● Tax compliance certificate
● Original letter from the employer stating the nature of the disability and how it affects the employee’s productivity in the workplace (where applicable).
● In the event of a renewal, a copy of the expired certificate is required.
After this, the applicant should submit these documents plus application forms to the NCPWD.
Upon invitation, the applicant must undergo vetting from a joint panel consisting of members from NCPWD, KRA, and the Director of Medical Services. If passed, the applicant receives a recommendation from the joining panel. The application is then submitted to KRA through the iTax platform by NSPWD on behalf of the applicant.
Once uploaded, the applicant plus and council receive an acknowledgement number sent to their emails for fast-tracking purposes.
The application undergoes processing and reviewing at KRA. Once the Commissioner is satisfied with the completeness and accuracy of the application, they issue a tax exemption certificate valid for 5 years. The certificate is sent to the applicant’s registered email.
It is also worth noting that applicants and the council receive emails upon rejection. The email states the reasons for the refusal, and the applicant can reapply upon the expiry of the five years validity period.
Renewals: Renewing the certificate demands going through this same process.
There is no downside to a tax exemption. That is why they are aimed at sheltering a particular group of people.
The primary advantage of tax exemption for persons with disabilities is saving cash from their income. Any form of impairment or disability can demand a lot in health care. The cost of acquiring sign language or braille classes, assistive devices such as wheelchairs, and medical services is often high.
That is why the Kenyan government offers tax exemptions on the employment income of people with disabilities. It is also a common occurrence in other African and international countries.
With tax exemption, PWDS will have a better chance at accessing their medical needs while still having an income that can support necessities.
Tax exemption on assistive devices and vehicles modified for special needs ensures that PWDS can access them more affordably. Consider the following:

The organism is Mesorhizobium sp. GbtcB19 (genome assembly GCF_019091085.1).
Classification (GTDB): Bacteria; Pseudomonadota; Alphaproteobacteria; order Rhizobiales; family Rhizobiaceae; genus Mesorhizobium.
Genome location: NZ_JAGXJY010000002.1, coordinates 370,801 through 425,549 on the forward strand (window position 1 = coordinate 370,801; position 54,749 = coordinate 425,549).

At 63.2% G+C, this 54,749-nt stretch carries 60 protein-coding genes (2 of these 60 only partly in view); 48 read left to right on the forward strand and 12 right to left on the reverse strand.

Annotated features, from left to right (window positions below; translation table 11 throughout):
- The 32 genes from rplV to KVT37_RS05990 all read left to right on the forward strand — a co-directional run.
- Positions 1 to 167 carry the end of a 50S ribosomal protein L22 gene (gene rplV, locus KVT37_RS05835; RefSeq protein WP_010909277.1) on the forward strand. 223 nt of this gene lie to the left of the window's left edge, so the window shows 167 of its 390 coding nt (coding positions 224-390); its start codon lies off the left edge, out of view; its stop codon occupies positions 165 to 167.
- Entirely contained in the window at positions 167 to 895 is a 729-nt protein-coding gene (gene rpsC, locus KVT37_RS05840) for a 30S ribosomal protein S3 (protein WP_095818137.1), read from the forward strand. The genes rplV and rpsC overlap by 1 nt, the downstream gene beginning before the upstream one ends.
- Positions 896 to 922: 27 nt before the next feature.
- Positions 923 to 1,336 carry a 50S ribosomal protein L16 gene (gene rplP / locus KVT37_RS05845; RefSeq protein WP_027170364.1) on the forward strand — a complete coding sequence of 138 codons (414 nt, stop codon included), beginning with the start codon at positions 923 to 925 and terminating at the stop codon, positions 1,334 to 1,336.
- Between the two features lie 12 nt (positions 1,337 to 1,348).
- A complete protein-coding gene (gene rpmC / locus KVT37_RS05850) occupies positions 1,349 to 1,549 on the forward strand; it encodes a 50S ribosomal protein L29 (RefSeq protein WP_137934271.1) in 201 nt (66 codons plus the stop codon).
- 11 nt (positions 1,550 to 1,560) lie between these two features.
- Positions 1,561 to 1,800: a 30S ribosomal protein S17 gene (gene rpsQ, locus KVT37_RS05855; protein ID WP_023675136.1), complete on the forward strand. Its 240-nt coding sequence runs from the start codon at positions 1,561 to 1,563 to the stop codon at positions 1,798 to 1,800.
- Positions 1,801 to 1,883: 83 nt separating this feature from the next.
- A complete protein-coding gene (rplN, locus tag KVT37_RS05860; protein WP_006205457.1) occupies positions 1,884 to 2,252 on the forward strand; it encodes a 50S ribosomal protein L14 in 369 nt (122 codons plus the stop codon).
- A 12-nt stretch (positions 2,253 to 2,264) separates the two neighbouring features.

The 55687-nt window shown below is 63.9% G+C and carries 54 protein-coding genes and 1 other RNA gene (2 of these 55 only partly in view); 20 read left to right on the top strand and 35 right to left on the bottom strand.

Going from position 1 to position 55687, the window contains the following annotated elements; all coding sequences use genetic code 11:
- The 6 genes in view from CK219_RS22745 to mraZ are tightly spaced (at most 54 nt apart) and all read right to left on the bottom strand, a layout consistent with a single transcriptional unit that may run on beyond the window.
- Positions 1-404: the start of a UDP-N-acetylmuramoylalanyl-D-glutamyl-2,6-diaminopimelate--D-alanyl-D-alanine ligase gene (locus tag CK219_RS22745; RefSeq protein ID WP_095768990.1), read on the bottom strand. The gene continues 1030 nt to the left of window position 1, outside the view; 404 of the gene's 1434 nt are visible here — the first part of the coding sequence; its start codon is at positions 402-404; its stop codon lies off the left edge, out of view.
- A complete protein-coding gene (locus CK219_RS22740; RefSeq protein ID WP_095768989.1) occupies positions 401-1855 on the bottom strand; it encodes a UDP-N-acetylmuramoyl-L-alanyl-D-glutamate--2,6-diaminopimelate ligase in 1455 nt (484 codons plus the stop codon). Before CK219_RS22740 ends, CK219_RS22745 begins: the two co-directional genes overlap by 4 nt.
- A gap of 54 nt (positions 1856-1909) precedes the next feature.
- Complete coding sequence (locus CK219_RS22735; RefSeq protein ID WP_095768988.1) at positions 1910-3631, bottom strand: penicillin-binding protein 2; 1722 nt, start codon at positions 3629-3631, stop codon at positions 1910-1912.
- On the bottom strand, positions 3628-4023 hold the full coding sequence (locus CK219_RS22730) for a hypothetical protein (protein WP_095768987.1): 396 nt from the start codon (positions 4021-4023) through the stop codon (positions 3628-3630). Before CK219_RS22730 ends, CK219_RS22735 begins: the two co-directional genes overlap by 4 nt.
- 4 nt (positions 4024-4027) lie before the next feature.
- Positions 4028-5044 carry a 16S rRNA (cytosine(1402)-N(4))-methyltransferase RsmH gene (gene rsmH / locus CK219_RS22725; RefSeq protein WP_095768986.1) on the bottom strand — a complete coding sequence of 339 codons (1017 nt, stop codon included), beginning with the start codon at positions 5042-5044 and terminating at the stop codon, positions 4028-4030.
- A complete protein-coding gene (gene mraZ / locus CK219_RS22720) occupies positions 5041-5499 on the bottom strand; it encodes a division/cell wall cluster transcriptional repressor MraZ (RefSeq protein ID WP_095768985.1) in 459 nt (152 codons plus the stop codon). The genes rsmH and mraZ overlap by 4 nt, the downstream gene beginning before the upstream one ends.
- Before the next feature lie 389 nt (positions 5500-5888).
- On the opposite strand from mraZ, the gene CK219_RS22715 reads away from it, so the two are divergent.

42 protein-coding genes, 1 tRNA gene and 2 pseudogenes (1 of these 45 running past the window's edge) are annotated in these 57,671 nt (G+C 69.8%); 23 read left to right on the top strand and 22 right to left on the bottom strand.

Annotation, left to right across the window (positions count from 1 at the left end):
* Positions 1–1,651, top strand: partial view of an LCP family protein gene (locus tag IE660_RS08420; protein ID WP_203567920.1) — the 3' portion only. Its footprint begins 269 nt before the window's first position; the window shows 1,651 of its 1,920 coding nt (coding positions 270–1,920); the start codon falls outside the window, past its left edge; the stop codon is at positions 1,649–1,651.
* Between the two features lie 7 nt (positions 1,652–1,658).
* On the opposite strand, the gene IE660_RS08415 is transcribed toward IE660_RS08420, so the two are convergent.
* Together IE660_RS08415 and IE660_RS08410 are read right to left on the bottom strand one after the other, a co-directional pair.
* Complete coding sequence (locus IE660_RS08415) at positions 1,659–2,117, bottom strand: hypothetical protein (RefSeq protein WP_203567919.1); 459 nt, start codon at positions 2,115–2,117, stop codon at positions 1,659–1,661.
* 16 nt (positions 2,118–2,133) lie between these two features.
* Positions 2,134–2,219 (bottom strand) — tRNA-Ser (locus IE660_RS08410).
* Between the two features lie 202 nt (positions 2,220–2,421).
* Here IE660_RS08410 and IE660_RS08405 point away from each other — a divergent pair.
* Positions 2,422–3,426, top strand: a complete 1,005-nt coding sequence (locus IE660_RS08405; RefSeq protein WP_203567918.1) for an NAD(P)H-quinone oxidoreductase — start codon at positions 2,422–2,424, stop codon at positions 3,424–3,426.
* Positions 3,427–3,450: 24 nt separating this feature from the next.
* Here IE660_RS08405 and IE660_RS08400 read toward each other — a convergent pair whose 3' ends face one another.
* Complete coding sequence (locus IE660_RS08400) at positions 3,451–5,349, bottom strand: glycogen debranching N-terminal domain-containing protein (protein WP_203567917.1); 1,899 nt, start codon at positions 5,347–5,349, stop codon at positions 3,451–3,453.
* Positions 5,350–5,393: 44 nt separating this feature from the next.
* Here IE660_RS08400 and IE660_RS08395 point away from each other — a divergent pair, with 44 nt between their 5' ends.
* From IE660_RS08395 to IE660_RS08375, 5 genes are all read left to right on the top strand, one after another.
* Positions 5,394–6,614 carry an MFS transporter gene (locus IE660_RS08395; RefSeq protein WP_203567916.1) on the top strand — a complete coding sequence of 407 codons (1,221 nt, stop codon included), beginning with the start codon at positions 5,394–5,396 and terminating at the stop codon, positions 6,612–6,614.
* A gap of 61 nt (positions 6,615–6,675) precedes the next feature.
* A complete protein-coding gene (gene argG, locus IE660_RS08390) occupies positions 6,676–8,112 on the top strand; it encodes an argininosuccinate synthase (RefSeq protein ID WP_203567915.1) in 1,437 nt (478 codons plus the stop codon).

● Import duty tax is 25% of the CRSP (current Retail Selling Price)
● Excise duty is 20% of the CRSP+import duty
● 16% of the CRSP+import duty+excise duty is VAT
● 2.25% of the CRSP is the IDF Fee
In other words, importing vehicles modified for special needs would be financially challenging. Tax exemptions make purchases easier financially.
It is also worth noting that PWDS who are tax compliant are less likely to miss out on Access to Government Procurement Opportunities (AGPO). The program entitles people with disabilities to 30 per cent of government tenders. Unfortunately, a lack of tax compliance prevents PWDS from participating in government procurement.
In 2017, KRA was concerned about the lack of knowledge among people with disabilities. The KRA tax education manager Jeddy Ochuodho stated that people with disabilities were still paying taxes on their income since they remained unaware of the exemptions they are entitled to.
Hopefully, these numbers have reduced since, considering the emergence of more organizations dedicated to teaching and helping PWDS. In addition, public members are more aware of the rights of persons with disabilities.
PWDS enjoy convenience thanks to an act of parliament that helps them save money to access special education and devices. The information above has shed ample light on tax exemptions for this protected group.
If you wish to learn more about tax exemptions and related topics, search Workpay’s collection of helpful literature. In addition, reach out to learn how we can help your business stay tax compliant when paying employees.